Municipal income-tax revenue for Hilliard increased 8 percent in 2012 compared to the previous year, but other revenue sources decreased, according to city officials.
Hilliard collected almost $19.1 million in income-tax revenue in 2012 and $17.67 million in 2011, Finance Director Dave Delande said.
The 2012 collection was $660,375 more than what the city had estimated.
However, revenue lagged in other areas.
"Interest earnings were less than half of what was estimated," Delande said.
Delande said he and Michelle Kelly-Underwood, his predecessor as finance director who retired last year, were mindful of a spiraling decrease in interest earnings.
However, he said, the amount has yet to bottom out and has consistently been less than estimated since 2007, when the city's interest earnings were $862,489.
In 2008, interesting earnings for the city decreased to $352,368 and have decreased every year.
Last year, the city's interest earnings were $56,637.
Delande said the long-term interest earnings outlook remains unchanged.
"It is unlikely we will see 2007 earnings return," Delande said.
The city collected $1.18 million in property-tax revenue, 97.3 percent of the estimated amount, in 2012.
Hilliard also absorbed a significant reduction in revenue from the state's Local Government Fund, reductions Gov. John Kasich promised in Ohio's biennial budget.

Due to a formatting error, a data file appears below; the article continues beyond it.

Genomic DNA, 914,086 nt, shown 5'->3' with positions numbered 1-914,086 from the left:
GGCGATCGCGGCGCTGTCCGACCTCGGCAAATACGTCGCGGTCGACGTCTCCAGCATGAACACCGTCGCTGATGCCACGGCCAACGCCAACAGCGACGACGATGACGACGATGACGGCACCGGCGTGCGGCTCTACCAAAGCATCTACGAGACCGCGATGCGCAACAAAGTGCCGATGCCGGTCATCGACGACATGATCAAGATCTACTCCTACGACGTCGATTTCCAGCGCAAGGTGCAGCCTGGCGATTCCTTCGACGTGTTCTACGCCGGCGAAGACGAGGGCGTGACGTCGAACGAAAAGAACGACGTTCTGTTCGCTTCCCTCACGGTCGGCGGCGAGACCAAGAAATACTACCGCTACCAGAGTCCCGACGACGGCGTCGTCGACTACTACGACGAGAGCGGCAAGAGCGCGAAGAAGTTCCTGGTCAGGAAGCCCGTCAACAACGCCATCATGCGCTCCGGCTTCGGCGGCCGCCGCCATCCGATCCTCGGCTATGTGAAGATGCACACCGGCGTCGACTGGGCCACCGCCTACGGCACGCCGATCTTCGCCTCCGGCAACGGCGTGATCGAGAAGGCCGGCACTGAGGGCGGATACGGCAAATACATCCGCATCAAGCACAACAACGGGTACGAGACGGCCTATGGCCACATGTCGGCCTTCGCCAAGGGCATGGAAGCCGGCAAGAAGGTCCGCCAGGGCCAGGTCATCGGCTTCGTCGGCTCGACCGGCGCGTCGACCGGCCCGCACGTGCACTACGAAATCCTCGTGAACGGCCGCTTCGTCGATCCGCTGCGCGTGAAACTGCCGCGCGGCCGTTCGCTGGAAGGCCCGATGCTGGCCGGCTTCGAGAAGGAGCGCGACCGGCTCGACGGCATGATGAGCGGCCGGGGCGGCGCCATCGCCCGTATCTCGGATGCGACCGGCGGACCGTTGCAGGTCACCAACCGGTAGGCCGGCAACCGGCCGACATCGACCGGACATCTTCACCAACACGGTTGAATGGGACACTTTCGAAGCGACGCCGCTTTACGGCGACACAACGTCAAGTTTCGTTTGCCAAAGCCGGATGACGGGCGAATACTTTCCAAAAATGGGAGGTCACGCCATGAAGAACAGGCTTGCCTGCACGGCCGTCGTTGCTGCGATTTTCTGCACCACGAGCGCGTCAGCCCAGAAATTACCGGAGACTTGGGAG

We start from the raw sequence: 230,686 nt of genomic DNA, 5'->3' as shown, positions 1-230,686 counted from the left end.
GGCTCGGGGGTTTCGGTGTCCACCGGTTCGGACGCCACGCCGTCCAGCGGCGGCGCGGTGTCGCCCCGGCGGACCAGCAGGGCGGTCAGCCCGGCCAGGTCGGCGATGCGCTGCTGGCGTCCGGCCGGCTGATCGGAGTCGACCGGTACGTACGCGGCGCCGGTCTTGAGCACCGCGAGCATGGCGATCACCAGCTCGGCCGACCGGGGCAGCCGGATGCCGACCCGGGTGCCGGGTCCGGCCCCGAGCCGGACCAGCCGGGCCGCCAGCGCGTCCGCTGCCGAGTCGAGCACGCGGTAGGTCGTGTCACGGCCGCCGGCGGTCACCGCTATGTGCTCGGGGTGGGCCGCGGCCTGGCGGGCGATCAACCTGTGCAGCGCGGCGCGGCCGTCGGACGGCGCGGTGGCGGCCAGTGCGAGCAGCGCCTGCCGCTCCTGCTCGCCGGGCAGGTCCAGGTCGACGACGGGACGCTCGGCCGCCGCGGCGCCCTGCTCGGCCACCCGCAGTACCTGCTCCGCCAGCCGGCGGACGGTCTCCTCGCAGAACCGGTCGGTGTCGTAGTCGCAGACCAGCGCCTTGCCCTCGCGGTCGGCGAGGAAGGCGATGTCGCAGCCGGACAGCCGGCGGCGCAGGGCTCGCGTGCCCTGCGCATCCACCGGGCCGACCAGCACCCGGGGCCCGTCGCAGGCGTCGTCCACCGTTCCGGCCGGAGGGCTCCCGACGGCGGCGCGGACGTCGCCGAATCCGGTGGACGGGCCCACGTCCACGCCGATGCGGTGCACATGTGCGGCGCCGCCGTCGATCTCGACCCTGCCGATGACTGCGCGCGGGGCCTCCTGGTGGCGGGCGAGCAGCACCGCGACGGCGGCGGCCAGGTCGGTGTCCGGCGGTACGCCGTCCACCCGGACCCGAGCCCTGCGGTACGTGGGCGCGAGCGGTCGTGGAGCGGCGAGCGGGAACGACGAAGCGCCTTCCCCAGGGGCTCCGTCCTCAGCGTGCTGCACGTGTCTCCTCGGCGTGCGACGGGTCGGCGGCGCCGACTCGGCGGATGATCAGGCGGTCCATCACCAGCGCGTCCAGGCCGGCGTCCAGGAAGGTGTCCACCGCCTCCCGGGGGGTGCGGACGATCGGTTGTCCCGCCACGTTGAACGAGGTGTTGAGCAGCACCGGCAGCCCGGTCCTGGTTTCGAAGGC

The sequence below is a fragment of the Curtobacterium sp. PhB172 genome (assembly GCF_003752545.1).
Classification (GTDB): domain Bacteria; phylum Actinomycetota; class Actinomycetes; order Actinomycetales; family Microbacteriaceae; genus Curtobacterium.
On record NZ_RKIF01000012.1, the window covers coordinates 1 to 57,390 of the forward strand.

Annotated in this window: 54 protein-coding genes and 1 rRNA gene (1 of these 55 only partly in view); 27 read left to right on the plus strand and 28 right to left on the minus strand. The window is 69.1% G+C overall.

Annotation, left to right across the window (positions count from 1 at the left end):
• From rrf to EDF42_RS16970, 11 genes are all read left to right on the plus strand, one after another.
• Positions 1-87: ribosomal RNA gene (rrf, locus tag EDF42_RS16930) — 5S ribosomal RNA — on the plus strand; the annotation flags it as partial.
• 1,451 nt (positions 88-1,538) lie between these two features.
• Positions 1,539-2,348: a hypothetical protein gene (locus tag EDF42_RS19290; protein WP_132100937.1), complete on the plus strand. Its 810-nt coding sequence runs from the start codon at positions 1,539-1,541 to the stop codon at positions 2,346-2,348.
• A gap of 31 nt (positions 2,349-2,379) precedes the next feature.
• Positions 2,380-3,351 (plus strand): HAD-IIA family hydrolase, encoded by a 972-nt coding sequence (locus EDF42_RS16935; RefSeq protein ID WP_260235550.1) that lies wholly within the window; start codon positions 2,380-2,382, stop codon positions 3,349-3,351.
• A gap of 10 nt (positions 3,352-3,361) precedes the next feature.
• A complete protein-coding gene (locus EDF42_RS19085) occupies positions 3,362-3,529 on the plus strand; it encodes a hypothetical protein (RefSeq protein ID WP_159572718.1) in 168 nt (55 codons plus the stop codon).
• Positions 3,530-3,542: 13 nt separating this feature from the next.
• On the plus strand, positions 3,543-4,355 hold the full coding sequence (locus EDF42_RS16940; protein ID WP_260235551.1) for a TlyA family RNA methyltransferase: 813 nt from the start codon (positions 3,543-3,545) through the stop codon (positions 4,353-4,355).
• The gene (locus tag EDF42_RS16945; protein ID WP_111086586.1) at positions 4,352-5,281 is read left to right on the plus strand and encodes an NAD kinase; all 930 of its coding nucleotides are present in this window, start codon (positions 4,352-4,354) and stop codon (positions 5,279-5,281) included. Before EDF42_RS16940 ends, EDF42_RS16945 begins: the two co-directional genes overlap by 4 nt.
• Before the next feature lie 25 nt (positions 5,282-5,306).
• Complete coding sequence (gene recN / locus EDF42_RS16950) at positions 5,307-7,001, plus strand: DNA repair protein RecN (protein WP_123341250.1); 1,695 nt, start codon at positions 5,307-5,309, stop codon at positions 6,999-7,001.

Hilliard received $573,278 in local government funds in 2012, 30 percent less than the $819,976 it received in 2011.
Estate-tax revenue also decreased to $140,380 in 2012 from $563,407 in 2011. Estate-tax collections ended Jan. 1 because the state legislature recently repealed the tax.
Hilliard's total general-fund revenue for 2012 was almost $20.1 million.
On the expenses side of the ledger, all 2012 operations funds were less than the original budgets, Delande said.
Hilliard's general-fund expenditures were $18.3 million in 2012, approximately 93 percent of the city's $19.6 million in estimated expenses for the year.
The city carried over a surplus of $1.4 million in 2012, increasing its cash balance to $4.9 million and moving the city closer to its goal of maintaining a cash reserve equal to 25 percent of its general-fund revenue.